InstaBlog: Islands of Urbanity in Jersey City

Author's note: Warning—this is a blog-style post based on a social media post. Beware typos and poorly elucidated thoughts. For more polish, perhaps try an article!

Walking down Montgomery Street away from the waterfront and deeper into Jersey City reveals a strange environment: islands of urbanity floating in a sea of roads and parking lots.

In this part of the city, the buildings vary tremendously in age. A block of late 19th Century buildings is surrounded on all sides by modern luxury apartment towers, and behind lies 60s, 70s, and 80s Modernist buildings, each surrounded by a parking lot and empty, fenced off greenery. Normally, varied building ages are something to be celebrated, but here, it feels almost as if a bomb—the bomb of urban renewal—has gone off, carving out giant empty spaces and giant roads while leaving behind fragments of an old neighborhood.

Which is not to say that there haven’t been valiant attempts to rebuild urbanity here, however. Bus stops and bike lanes are clearly demarcated on the pavement, which is very welcome, even if the bike lanes themselves aren't protected. The old buildings have their wonderful varied fronts, and the towers built in the last 15 years or so all have retail on their ground floors, even if it is limited and oversized.

It isn't enough, however, to counteract the giant vistas across empty parking lots and the blank faces of Modernist buildings. Useless open spaces are far worse than no open space; they make everything feel cold and distant. There are people on the street, but fewer than the density of the neighborhood would suggest: this isn’t an overly pleasant place to be. Modernist urbanism was truly awful for those on the ground: it may have looked spectacular viewed from above, but it was fundamentally designed for cars, and as a walker, it shows. The small touches help improve the streetscape, but not quite by enough. There is the spark of real urbanity here; it just needs more physical support to bring it out.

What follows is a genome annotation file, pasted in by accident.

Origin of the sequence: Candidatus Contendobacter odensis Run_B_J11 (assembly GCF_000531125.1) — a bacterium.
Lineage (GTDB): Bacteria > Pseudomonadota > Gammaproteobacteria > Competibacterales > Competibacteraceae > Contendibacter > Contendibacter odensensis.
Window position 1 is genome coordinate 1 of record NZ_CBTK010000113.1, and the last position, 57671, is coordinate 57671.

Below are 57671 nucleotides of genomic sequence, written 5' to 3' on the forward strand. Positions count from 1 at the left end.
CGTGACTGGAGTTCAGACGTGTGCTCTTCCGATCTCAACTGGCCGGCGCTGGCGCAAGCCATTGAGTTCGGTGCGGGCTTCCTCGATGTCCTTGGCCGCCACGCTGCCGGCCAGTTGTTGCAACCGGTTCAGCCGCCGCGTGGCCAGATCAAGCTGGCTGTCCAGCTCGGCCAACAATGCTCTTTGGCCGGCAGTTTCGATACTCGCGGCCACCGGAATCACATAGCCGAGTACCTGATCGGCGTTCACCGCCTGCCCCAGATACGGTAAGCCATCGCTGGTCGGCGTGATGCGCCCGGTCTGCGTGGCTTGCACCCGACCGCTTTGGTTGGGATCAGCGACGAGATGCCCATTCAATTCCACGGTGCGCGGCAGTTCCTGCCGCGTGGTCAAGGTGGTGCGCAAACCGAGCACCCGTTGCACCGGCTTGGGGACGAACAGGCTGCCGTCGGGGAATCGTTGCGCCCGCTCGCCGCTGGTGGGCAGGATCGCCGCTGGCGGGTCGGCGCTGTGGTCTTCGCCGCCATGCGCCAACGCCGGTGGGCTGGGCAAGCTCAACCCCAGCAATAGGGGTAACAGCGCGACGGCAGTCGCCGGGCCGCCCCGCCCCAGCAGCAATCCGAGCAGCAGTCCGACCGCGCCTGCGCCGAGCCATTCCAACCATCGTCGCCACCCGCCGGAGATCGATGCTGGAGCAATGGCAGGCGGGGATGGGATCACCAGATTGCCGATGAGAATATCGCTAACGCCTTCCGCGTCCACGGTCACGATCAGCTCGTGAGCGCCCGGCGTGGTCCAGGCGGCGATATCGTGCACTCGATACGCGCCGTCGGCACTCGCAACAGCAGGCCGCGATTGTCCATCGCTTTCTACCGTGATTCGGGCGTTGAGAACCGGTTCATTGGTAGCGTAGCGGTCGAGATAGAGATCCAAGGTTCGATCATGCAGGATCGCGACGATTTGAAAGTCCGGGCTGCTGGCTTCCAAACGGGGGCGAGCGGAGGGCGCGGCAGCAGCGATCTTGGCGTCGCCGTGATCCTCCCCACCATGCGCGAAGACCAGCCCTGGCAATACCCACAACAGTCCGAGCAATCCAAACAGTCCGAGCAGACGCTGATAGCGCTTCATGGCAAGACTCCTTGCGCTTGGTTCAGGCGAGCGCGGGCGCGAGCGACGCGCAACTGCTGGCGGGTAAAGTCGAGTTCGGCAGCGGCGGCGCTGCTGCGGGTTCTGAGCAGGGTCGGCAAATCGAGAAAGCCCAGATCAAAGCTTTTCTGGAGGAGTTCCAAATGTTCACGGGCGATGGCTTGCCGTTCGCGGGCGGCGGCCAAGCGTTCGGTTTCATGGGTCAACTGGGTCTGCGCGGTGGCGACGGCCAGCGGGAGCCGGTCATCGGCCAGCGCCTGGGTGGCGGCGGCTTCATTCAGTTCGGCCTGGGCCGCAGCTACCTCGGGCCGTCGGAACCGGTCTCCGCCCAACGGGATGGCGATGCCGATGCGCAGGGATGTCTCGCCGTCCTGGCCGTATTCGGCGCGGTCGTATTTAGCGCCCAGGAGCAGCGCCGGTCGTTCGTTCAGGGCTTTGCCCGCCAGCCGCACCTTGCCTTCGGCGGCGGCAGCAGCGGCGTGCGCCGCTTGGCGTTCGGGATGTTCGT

Based on an Instagram post.
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InstaBlog: Exchange Place, Jersey City

Author's note: Warning—this is a blog-style post based on a social media post. Beware typos and poorly elucidated thoughts. For more polish, perhaps try an article!

Over the past few decades, Jersey City has exploded, sprouting towers far into the air which, especially from a distance, rival those of lower Manhattan. Once you are on the ground, though, it becomes clear that things are quite a bit uglier.